Fight Club owner sentenced to up to 40 years in prison for DUI accident that killed Mifflin County teacher
A Coatesville man convicted of murder in an impaired driving accident that killed a Mifflin County high school teacher was sentenced to 20 to 40 years in prison on Friday.
Stuart Wayne Bryant, 61, has been in jail since being convicted in April of the most serious charges against him, including the charge of third degree murder and a separate count of vehicle homicide while driving under the influence.
The sentence was above the mandatory minimum sentences for each felony conviction, but within sentencing guidelines for defendants, like Bryant, without a criminal record. He was also convicted of seven misdemeanors, including recklessly endangering another person, and eight summary traffic offenses.
Bryant owned a boxing, martial arts, and fitness club called Stuart’s Fight Club in Coatesville for over 30 years. According to testimony at trial, he was traveling at 114 mph three seconds before his airbags deployed in the 2019 crash. A post-crash alcohol test came down to 0.212, more than double the legal threshold for DUI .
The collision claimed the life of a well-known and appreciated teacher and trainer: Harry Aultz.
The 49-year-old husband and father of three taught social studies and coached football at the high school and college levels in the Mifflin County School District. Aultz was also the Sunday School Superintendent at his United Methodist Church in Granville, and for several summers had served as Director of the Seven Mountains Scout Camp.
According to police records, Bryant’s car drove through a concrete median at the intersection of US Route 22 and Hoss Drive in Granville Township and crashed into Aultz’s van shortly before 6:45 p.m. on January 28, 2019. .
The Lewistown Newspaper reported that prosecutors presented a series of witnesses who testified that they saw Bryant’s black Dodge Charger driving dangerously in the minutes leading up to the fatal crash, and police also had surveillance camera footage that showed the eastbound car crossing the westbound lane and hitting Aultz Toyota Tundra.
Crash investigators said in April that, based on data extracted from the wreckage of Bryant’s car, Bryant had reached speeds as high as 114 mph on Route 22 before driving on a traffic island. , hitting two traffic signs, crossing the lane heading west and colliding with Aultz’s truck.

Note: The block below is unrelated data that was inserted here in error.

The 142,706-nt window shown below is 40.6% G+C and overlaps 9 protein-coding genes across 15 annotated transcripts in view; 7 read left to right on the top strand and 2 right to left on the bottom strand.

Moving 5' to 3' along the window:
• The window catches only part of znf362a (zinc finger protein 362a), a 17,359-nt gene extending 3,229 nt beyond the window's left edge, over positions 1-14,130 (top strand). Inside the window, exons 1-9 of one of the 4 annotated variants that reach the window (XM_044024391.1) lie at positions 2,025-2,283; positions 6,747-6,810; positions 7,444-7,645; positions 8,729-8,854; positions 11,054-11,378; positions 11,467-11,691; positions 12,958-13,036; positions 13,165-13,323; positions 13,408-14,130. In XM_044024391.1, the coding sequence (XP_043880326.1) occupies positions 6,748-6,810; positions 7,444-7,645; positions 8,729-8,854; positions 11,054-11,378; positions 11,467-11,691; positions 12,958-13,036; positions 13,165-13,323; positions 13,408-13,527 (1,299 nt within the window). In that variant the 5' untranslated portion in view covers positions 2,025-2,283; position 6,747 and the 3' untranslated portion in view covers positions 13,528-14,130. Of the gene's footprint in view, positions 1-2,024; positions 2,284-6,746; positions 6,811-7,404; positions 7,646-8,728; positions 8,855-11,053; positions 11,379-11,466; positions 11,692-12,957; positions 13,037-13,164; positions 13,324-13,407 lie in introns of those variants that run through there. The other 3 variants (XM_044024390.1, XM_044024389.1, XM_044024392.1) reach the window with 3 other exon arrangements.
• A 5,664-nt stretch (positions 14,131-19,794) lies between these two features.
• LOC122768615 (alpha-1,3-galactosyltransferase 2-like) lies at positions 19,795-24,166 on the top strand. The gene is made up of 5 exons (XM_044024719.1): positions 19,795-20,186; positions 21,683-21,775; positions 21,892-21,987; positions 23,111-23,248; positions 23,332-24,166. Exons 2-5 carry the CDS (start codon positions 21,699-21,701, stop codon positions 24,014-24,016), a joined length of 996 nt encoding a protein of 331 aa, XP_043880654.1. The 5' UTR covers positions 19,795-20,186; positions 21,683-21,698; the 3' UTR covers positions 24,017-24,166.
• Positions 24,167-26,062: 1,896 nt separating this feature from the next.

Bryant’s attorney, Tim Barrouk, told PennLive in April that his client had never challenged the vehicle homicide or the counts of manslaughter he faced. He argued that Bryant felt “genuine remorse for Mr. Aultz and his family” and accepted responsibility for the behavior that led to the crash.
The trial hinged on whether jurors could properly attribute “malice” to Bryant’s actions, including a situation where there might be no intention to kill, but one defendant showed “indifference. conscious of “an undue and extremely high risk that its actions may cause death from bodily harm.”
The jury concluded that Bryant’s actions had reached that threshold and continued the murder charge for manslaughter.
After the verdict, Aultz’s family released a statement through Mifflin County Victim Services staff. “They just wanted to thank the district attorney and his staff for their work, and thank the community for all their love and support through this ordeal,” said Jami Glick, the county’s victim attorney.
Glilck said on Friday the statement was still true.
“The family is happy with the pain,” she said.
Barrouk previously declined to comment when asked why Bryant was in Mifflin County that day and what he had done in the hours leading up to the collision, areas that were not covered in the testimony from the trial.
According to arrest records, Granville Township police said they attempted to question Bryant the day after the accident at the hospital where he was being treated for his injuries, but he told police he was only remembered being on the phone and “passed out”. He then refused to speak further with police after consulting his lawyer by phone, police said.
Bryant did not testify during the three-day trial.
Barrouk could not be reached immediately on Friday.
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